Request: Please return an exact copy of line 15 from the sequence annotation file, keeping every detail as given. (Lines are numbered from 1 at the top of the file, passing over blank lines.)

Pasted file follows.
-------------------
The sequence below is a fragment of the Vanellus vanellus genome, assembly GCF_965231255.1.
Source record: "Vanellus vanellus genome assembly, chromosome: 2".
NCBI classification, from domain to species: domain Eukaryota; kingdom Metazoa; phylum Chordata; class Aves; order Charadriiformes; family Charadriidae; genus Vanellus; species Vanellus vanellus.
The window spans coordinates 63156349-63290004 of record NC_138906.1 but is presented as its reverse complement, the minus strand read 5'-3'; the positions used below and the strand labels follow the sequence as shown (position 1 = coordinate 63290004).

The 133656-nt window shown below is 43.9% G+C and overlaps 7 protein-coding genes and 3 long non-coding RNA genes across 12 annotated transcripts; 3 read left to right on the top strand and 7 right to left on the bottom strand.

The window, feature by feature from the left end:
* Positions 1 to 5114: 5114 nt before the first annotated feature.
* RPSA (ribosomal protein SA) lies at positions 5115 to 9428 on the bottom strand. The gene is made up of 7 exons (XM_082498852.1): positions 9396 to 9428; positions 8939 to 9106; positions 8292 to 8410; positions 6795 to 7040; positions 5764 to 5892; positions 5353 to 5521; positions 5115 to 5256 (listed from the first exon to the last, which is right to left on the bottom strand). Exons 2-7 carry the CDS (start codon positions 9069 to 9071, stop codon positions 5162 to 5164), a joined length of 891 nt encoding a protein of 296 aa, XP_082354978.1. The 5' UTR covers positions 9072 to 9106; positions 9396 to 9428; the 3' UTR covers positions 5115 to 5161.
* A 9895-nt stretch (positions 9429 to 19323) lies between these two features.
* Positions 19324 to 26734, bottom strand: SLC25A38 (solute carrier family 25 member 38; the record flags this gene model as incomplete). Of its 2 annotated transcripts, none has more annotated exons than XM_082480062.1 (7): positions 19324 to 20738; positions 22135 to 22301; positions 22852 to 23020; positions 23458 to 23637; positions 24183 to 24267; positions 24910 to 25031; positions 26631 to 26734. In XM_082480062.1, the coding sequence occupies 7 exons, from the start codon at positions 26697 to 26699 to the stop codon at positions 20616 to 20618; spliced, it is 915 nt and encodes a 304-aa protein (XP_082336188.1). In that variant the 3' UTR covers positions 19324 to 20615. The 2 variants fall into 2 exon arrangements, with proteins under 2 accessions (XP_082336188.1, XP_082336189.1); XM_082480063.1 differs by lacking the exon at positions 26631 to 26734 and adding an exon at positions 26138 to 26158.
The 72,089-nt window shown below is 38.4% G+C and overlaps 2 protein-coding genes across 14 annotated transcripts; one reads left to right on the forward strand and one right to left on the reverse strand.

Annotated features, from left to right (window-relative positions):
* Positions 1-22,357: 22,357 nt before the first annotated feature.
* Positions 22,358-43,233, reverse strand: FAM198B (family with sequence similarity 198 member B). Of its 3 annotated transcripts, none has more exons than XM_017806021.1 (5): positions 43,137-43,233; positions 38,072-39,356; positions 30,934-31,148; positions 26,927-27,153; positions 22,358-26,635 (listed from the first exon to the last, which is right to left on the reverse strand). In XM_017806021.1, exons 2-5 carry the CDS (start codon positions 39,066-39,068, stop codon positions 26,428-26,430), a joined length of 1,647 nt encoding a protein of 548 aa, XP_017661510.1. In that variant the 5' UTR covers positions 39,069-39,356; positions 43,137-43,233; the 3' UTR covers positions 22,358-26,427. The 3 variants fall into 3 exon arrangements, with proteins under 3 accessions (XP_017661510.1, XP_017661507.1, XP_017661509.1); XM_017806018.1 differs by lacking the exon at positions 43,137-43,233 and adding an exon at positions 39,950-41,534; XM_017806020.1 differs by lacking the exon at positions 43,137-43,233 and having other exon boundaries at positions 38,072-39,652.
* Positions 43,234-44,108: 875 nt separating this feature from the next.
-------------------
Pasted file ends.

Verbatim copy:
* Positions 43,234-44,108: 875 nt separating this feature from the next.